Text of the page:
Ready for a little challenge? If you are preparing to learn a new language or if you are interested in linguistics and phonetics, you will surely enjoy today’s post. This week we are bringing you a very interesting Video Fix on the linguistics of tonal languages. Do you know if you speak a tonal or non-tonal language? Read more and find out!
The study of languages allows us to delve into their characteristics and evolution, into their complexity and true nature, which allows us -as language learners or academics- to engage in a mesmerising adventure that is always full of surprises, shocks and challenges. In the Video Fix that we have chosen today, which is a video uploaded by NativLang, we are presented with a brief description of tonal languages, as opposed to non-tonal languages. But what is the relationship between tone and language?
Usually, we use two types of sounds to create words:
However, in tonal languages there is a third set of sounds that act as musical notes and create a third category:
Tones allow us to pay attention to higher and lower notes by focusing on the changes in pitch, similar to what a musician or singer would do when reading or performing music. Tonality is a very difficult feature to grasp when learning a new language with a non-tonal linguistic background. However, it is extremely important to get tonality right, since using the incorrect tone is like using an incorrect consonant. In the video, you will learn about the difference between register tones and contour tones. This difference is important when working with Banthu languages of Africa, together with Athabaskan languages of North America, such as Navajo, which work on two basic register tones (a high tone and a low tone) as opposed to Mandarin, Vietnamese or Thai, which use dynamic and complex changes in tone (contour tones) to form words. To make it even more complicated, languages such as Cantonese combine the use of register and contour tones, making it very rich in terms musicality.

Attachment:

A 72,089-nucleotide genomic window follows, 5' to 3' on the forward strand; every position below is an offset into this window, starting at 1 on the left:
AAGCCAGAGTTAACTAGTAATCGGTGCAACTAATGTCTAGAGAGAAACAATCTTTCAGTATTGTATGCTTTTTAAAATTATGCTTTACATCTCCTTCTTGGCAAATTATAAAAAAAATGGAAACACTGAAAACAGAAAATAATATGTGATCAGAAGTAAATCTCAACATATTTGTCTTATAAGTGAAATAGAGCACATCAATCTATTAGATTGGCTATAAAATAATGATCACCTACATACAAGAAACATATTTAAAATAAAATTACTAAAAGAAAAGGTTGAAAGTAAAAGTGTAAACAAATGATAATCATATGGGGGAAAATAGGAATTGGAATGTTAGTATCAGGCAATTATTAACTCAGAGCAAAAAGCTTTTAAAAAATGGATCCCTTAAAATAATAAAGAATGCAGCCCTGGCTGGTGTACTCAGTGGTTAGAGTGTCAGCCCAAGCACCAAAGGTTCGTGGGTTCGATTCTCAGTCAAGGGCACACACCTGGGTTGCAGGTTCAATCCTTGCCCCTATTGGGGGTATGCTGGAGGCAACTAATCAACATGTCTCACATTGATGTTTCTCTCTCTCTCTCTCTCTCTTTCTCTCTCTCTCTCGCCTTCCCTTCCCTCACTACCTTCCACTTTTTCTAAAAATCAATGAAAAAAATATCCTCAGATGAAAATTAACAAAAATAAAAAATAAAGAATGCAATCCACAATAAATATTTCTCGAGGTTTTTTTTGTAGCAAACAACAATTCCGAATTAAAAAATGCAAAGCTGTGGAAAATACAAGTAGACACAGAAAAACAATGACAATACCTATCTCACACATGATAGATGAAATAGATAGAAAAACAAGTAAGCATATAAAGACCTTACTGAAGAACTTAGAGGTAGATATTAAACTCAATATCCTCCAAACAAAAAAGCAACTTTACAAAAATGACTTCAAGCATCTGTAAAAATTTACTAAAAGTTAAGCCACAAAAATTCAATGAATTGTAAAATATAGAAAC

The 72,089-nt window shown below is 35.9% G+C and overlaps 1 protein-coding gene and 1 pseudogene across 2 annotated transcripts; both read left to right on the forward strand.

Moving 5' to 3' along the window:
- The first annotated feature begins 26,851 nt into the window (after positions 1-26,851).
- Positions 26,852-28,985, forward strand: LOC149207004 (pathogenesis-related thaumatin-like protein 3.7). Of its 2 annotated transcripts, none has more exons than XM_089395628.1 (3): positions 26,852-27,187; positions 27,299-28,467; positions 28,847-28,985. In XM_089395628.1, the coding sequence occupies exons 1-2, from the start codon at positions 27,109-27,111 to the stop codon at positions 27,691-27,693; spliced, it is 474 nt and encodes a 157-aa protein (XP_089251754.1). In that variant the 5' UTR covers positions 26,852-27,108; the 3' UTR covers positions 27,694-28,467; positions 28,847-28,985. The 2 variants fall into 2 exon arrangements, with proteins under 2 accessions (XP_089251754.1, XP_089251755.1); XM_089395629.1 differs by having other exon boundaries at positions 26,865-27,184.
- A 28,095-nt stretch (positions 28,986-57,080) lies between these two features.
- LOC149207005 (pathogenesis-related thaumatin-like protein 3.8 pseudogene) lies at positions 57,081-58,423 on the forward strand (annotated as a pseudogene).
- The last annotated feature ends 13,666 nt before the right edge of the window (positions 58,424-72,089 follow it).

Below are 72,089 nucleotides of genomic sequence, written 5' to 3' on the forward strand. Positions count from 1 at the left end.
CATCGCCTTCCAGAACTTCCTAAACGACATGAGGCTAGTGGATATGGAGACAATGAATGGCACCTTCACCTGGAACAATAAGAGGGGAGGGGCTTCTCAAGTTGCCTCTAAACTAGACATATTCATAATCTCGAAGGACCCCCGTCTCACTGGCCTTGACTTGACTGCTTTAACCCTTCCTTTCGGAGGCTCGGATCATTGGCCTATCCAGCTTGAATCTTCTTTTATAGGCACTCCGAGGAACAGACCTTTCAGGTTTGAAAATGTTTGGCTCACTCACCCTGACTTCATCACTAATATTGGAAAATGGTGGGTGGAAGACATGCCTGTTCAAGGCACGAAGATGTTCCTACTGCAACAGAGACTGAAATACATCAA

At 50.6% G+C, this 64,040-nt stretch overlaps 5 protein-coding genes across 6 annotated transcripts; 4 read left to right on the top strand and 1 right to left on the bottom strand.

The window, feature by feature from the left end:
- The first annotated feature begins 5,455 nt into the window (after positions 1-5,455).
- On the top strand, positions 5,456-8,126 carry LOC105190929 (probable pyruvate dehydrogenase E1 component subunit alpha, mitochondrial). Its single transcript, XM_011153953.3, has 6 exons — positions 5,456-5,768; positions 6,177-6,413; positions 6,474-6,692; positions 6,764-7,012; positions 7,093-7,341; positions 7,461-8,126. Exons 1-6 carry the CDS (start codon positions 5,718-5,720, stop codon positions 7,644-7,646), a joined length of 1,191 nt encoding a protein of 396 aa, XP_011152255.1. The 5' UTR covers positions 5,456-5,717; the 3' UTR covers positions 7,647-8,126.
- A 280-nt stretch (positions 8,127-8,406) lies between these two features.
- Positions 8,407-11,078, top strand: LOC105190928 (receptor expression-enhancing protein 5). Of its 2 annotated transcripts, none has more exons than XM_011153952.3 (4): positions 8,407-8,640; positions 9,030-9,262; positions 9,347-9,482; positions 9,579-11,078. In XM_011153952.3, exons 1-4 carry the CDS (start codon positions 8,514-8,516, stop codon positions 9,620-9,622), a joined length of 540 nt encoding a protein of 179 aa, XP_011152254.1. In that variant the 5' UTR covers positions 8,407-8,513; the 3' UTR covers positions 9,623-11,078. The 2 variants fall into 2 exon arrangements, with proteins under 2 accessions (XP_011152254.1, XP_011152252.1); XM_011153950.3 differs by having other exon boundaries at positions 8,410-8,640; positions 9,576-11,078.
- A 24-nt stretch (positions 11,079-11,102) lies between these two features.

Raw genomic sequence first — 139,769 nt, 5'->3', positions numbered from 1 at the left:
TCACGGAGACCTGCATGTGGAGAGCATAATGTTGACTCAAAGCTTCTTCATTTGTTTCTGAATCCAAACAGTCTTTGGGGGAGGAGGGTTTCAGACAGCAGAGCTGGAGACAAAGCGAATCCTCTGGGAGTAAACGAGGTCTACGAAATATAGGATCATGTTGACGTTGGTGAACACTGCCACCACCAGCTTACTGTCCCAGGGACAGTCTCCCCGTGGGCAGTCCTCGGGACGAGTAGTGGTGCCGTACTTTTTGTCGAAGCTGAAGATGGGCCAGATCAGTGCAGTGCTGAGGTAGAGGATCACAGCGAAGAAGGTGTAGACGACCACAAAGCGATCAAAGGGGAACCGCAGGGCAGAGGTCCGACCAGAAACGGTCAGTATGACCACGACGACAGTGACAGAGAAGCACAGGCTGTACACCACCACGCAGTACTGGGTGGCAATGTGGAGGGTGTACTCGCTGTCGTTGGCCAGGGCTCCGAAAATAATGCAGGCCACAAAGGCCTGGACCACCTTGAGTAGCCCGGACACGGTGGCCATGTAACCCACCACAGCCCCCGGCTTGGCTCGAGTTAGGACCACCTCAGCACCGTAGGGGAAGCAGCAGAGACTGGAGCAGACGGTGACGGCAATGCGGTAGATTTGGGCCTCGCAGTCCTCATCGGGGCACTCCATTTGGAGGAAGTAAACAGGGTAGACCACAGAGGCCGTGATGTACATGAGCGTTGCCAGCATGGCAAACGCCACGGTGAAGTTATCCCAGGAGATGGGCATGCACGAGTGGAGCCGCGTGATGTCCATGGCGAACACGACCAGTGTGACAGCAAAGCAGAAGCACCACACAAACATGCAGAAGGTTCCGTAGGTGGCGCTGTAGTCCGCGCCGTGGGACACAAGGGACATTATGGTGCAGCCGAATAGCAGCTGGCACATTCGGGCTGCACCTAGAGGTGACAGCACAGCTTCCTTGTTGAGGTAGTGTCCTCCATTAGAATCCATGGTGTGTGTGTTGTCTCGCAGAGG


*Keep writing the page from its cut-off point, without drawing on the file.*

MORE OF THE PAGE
We invite you to open your ears, clear your throat and pay attention to this nice explanation. If you are still curious about tonal languages, you can also read one of our previous posts relating to this topic: A musical language.
Written by Doris Fernandes del Pozo – Journalist, Translator-Interpreter and Communication Trainee at the Terminology Coordination Unit of the European Parliament. She is pursuing a PhD as part of the Communication and Contemporary Information Programme of the University of Santiago de Compostela (Spain).
Júlia de Sousa (2013) “A musical language”, EP Terminology Coordination Unit Blog. Available at: http://bit.ly/2qADoMC (Accessed 31 May 2017)
McWhorter, John (2015) “The World’s Most Musical Languages”, The Atlantic. Available at: http://theatln.tc/2robiTY (Accessed 31 May 2017)
NativLang (2015) Sing like you mean it! – the Linguistics of Tonal Language. Available at: http://bit.ly/2qFUtjo (Accessed 31 May 2017)